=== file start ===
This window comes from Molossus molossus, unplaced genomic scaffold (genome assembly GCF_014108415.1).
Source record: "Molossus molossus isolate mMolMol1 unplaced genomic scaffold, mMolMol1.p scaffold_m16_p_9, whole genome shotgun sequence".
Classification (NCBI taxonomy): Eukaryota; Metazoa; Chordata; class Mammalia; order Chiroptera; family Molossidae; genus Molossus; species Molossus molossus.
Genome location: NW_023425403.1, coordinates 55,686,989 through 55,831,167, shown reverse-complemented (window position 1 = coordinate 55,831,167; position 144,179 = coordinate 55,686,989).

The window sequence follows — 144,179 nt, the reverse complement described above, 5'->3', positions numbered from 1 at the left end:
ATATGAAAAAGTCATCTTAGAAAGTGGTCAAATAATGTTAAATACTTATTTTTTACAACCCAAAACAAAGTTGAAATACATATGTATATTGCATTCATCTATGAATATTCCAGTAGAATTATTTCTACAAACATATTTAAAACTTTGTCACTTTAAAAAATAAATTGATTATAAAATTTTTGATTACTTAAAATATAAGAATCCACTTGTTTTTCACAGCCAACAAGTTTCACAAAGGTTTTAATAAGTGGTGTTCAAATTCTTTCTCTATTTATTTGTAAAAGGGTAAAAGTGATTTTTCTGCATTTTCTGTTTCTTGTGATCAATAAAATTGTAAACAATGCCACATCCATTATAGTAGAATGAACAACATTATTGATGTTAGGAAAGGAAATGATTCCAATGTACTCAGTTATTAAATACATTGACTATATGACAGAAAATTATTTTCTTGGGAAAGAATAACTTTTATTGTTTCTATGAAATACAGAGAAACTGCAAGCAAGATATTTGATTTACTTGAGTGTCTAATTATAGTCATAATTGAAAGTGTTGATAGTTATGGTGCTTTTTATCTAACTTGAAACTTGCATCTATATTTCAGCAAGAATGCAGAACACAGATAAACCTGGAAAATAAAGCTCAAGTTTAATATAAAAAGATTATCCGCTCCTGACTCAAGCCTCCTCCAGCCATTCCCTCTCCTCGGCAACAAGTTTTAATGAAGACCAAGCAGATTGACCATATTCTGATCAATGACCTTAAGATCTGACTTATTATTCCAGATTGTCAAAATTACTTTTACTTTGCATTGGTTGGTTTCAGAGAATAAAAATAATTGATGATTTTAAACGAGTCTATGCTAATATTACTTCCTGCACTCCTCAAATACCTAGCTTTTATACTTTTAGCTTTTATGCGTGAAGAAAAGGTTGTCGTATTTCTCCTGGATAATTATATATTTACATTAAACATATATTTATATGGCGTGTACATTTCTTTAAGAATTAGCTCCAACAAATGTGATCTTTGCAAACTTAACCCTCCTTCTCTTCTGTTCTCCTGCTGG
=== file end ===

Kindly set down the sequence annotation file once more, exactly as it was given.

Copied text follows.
This window comes from Molossus molossus, unplaced genomic scaffold (genome assembly GCF_014108415.1).
Source record: "Molossus molossus isolate mMolMol1 unplaced genomic scaffold, mMolMol1.p scaffold_m16_p_9, whole genome shotgun sequence".
Classification (NCBI taxonomy): Eukaryota; Metazoa; Chordata; class Mammalia; order Chiroptera; family Molossidae; genus Molossus; species Molossus molossus.
Genome location: NW_023425403.1, coordinates 55,686,989 through 55,831,167, shown reverse-complemented (window position 1 = coordinate 55,831,167; position 144,179 = coordinate 55,686,989).

The window sequence follows — 144,179 nt, the reverse complement described above, 5'->3', positions numbered from 1 at the left end:
ATATGAAAAAGTCATCTTAGAAAGTGGTCAAATAATGTTAAATACTTATTTTTTACAACCCAAAACAAAGTTGAAATACATATGTATATTGCATTCATCTATGAATATTCCAGTAGAATTATTTCTACAAACATATTTAAAACTTTGTCACTTTAAAAAATAAATTGATTATAAAATTTTTGATTACTTAAAATATAAGAATCCACTTGTTTTTCACAGCCAACAAGTTTCACAAAGGTTTTAATAAGTGGTGTTCAAATTCTTTCTCTATTTATTTGTAAAAGGGTAAAAGTGATTTTTCTGCATTTTCTGTTTCTTGTGATCAATAAAATTGTAAACAATGCCACATCCATTATAGTAGAATGAACAACATTATTGATGTTAGGAAAGGAAATGATTCCAATGTACTCAGTTATTAAATACATTGACTATATGACAGAAAATTATTTTCTTGGGAAAGAATAACTTTTATTGTTTCTATGAAATACAGAGAAACTGCAAGCAAGATATTTGATTTACTTGAGTGTCTAATTATAGTCATAATTGAAAGTGTTGATAGTTATGGTGCTTTTTATCTAACTTGAAACTTGCATCTATATTTCAGCAAGAATGCAGAACACAGATAAACCTGGAAAATAAAGCTCAAGTTTAATATAAAAAGATTATCCGCTCCTGACTCAAGCCTCCTCCAGCCATTCCCTCTCCTCGGCAACAAGTTTTAATGAAGACCAAGCAGATTGACCATATTCTGATCAATGACCTTAAGATCTGACTTATTATTCCAGATTGTCAAAATTACTTTTACTTTGCATTGGTTGGTTTCAGAGAATAAAAATAATTGATGATTTTAAACGAGTCTATGCTAATATTACTTCCTGCACTCCTCAAATACCTAGCTTTTATACTTTTAGCTTTTATGCGTGAAGAAAAGGTTGTCGTATTTCTCCTGGATAATTATATATTTACATTAAACATATATTTATATGGCGTGTACATTTCTTTAAGAATTAGCTCCAACAAATGTGATCTTTGCAAACTTAACCCTCCTTCTCTTCTGTTCTCCTGCTGG